Office automation systems that include the ability to electronically share information between more than one user simultaneously are sometimes referred to as groupware systems. One type of groupware is an electronic meeting system. Electronic meeting systems allow geographically dispersed participants to exchange information in real time. Participants in such electronic meetings may be within the same office or building, or thousands of miles apart. Long-distance electronic sharing systems usually use a telephone line connection to transfer data, while sharing in the same often involves just a local area network of computers (no outside phone line is needed). The functional effectiveness of such electronic sharing systems has been one factor in the growth of telecommuting as an option for workers. Telecommuters work at home, maintaining their ties to the office via computer.

Electronic transfer software and systems allow for electronic, voice, and facsimile transmission of office information. Electronic mail uses computer based storage and a common set of network communication standards to forward electronic messages from one user to another. Most of these systems allow users to relay electronic mail to more than one recipient. Additionally, many electronic mail systems provide security features, automatic messaging, and mail management systems like electronic folders or notebooks. Voice mail offers essentially the same applications, but for telephones, not computers. Facsimile transmissions are limited to image relay, and while usage of this communication option has declined somewhat with the emergence of electronic mail, fax machines remain standard in almost all business offices in America. In addition, new technologies continue to transform fax use, just as they have influenced other modes of corporate communication. For example, facsimile converters for the personal computer that allow remote printing of "faxed" information via the computer rather than through a dedicated facsimile machine are now available. Indeed, these facsimile circuit boards for the microcomputer are slowly replacing stand-alone fax machines. Simultaneously, other traditional office equipment continues to undergo changes that improve their data exchange capacities as well. Digital copiers, for example, are increasingly multifunctional (with copying, printing, faxing, and scanning capabilities) and connectable to computer networks.

DATA MANAGEMENT Office automation systems are also often used to track both short-term and long-term data in the realms of financial plans, workforce allocation plans, marketing expenditures, inventory purchases, and other aspects of business. Task management or scheduling systems monitor and control various projects and activities within the office. Electronic management systems monitor and control office activities and tasks through timelines, resource equations, and electronic scheduling. As in data exchange, groupware and network computer systems are gaining in popularity for data management. Under such arrangements, multiple members of the office environment are provided with access to a variety of information at a central electronic location.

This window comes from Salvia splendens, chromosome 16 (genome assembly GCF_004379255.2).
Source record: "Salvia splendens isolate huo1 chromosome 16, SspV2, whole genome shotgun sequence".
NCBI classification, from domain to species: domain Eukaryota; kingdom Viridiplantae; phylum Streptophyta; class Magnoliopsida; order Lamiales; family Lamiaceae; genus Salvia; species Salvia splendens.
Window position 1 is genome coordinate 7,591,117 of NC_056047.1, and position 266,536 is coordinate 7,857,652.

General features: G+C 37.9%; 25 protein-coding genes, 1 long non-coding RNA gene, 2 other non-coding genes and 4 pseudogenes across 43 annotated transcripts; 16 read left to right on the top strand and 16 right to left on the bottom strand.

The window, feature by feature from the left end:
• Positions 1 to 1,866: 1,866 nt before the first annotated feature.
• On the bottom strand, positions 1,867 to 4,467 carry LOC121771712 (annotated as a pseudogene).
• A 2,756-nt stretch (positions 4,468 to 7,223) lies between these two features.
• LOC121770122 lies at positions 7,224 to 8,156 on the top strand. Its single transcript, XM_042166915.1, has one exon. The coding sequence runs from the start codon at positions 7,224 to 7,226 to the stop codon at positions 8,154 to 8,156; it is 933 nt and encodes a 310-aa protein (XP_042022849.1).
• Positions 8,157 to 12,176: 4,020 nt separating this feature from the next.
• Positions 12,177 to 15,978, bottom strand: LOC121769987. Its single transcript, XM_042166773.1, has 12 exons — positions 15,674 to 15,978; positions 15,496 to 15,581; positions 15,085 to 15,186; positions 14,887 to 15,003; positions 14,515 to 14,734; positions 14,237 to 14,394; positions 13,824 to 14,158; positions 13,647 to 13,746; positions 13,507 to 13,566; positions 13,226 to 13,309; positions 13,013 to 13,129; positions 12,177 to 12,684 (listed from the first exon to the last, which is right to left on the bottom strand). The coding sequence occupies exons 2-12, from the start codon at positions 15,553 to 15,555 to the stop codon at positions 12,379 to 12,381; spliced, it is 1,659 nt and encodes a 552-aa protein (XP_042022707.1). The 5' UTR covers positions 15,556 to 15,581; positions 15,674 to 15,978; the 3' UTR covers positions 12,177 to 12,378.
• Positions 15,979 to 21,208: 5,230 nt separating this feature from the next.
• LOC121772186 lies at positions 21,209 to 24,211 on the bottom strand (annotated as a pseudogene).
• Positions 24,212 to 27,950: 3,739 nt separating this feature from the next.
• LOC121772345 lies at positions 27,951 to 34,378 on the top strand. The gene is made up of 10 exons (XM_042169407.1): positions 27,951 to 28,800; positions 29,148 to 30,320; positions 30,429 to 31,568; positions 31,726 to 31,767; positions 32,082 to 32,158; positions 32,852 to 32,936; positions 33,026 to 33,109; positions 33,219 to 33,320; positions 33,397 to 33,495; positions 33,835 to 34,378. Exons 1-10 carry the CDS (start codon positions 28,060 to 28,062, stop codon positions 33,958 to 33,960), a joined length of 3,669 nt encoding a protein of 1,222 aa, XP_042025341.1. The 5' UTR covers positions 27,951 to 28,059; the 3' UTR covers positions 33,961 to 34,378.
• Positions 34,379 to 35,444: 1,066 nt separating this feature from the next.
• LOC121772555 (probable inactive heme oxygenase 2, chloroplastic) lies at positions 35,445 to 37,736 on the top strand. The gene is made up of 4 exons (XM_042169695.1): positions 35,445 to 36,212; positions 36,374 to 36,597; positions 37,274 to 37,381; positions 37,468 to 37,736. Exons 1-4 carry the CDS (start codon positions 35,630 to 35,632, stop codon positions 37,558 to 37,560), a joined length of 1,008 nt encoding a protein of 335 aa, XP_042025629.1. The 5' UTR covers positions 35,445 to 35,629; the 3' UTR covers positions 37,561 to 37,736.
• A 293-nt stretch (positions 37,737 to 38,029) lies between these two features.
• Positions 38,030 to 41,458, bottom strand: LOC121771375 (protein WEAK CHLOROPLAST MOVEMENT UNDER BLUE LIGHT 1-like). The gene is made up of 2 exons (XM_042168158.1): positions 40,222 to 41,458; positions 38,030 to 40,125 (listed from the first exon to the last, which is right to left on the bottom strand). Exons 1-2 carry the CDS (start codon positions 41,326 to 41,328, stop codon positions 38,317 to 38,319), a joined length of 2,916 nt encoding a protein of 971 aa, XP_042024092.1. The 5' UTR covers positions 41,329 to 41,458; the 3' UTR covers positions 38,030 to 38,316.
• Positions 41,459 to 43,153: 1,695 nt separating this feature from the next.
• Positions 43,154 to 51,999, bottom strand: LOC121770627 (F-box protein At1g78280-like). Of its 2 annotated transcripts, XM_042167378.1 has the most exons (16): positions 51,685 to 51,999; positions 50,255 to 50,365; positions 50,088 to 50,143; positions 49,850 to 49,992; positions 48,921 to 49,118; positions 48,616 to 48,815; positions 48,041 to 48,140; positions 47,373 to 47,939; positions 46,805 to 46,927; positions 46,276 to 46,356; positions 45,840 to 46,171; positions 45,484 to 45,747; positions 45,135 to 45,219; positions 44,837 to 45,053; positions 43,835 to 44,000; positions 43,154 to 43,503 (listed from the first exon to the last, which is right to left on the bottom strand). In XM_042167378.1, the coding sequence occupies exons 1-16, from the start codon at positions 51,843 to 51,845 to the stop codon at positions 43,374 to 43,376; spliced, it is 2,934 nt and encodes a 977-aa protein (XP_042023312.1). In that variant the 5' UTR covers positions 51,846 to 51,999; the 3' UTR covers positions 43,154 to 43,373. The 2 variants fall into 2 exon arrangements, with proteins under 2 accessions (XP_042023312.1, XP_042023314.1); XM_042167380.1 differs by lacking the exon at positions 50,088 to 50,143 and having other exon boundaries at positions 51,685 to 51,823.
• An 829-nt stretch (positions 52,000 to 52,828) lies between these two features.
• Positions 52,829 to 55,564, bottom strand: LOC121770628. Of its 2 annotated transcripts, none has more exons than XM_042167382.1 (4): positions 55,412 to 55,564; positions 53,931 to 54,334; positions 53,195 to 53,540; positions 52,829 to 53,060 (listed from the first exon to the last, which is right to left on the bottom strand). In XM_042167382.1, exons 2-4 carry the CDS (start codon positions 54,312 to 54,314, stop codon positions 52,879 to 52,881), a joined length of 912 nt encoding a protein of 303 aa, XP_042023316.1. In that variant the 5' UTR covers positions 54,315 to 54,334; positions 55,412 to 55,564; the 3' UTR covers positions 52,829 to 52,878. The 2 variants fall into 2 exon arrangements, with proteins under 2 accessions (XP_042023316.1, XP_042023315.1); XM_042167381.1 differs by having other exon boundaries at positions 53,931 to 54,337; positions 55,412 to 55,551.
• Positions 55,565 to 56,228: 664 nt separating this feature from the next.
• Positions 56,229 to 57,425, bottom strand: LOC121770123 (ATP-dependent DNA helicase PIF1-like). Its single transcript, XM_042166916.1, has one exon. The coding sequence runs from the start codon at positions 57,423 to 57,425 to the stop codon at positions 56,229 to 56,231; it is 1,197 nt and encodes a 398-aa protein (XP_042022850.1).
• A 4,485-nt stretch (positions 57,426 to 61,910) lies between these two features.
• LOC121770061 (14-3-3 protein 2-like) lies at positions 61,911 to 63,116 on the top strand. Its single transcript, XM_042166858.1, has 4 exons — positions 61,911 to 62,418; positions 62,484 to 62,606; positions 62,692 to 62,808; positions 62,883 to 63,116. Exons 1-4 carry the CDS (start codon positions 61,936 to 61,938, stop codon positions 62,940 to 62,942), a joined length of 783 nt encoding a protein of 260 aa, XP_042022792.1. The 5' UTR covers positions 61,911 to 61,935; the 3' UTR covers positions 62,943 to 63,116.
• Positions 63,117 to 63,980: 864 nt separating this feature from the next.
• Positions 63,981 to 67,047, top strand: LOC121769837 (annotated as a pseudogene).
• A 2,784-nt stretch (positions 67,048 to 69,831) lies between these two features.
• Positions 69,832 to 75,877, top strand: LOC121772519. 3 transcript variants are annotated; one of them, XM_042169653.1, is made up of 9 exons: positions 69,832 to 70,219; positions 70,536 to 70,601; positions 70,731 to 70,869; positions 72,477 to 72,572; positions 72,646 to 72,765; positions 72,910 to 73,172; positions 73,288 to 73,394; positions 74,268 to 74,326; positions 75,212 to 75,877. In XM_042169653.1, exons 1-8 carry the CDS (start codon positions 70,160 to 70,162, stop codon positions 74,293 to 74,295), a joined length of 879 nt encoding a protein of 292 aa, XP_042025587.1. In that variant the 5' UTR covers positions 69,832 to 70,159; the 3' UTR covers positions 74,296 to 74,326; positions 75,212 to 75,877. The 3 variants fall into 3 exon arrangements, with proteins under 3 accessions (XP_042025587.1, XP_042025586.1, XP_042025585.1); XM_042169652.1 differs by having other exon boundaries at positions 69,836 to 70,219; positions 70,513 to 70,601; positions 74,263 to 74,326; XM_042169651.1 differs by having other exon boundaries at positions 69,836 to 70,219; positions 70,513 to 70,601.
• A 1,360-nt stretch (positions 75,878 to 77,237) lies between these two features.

Businesses engaged in launching or upgrading office automation systems must consider a wide variety of factors that can influence the effectiveness of those systems. These factors include budgetary and physical space considerations, changes in communication infrastructure, and other considerations. But two other factors that must be considered are employee training and proliferating office automation choices:

As the high-tech New Economy continues to evolve over the next several years, business experts warn small businesses not to fall too far behind. Some small businesses remain resistant to change and thus fall ever further behind in utilizing office automation technology, despite the plethora of evidence that it constitutes the wave of the future. The entrepreneurs and managers who lead these enterprises typically defend their inaction by noting that they remain able to accomplish their basic business requirements without such investments, or by claiming that new innovations in technology and automation are too expensive or challenging to master. But according to Zarowin, "those rationalizations don't acknowledge what many recent converts to technology are discovering: the longer one delays, the larger the gap and the harder it is to catch up. And though many businesses still can function adequately with paper and pencil, their customers —and their competition—are not sitting on their hands."


Bauroth, Nan. "Selling Upper Management on New Equipment." Office Solutions. April 2000.

Dykeman, John. B. "The State of Office Applications Software." Managing Office Technology . June 1993.

Laudon, Kenneth C., and Jane P. Laudon. Management Information Systems: Organization and Technology . Macmillan, 1994.

Lewers, Christine. "A Keystroke Away." Indiana Business Magazine. September 1999.

Page, Heather. "Branching Out: Network Computers Offer a Low-Cost Solution to Your Growing High-Tech Needs." Entrepreneur. September 1997.

Stevens, Tim. "The Smart Office." Industry Management . January 17, 1994.

Zarowin, Stanley. "Technology for the New Millennium." Journal of Accountancy. April 2000.

Also read article about Office Automation from Wikipedia

User Contributions:

Comment about this article, ask questions, or add new information about this topic: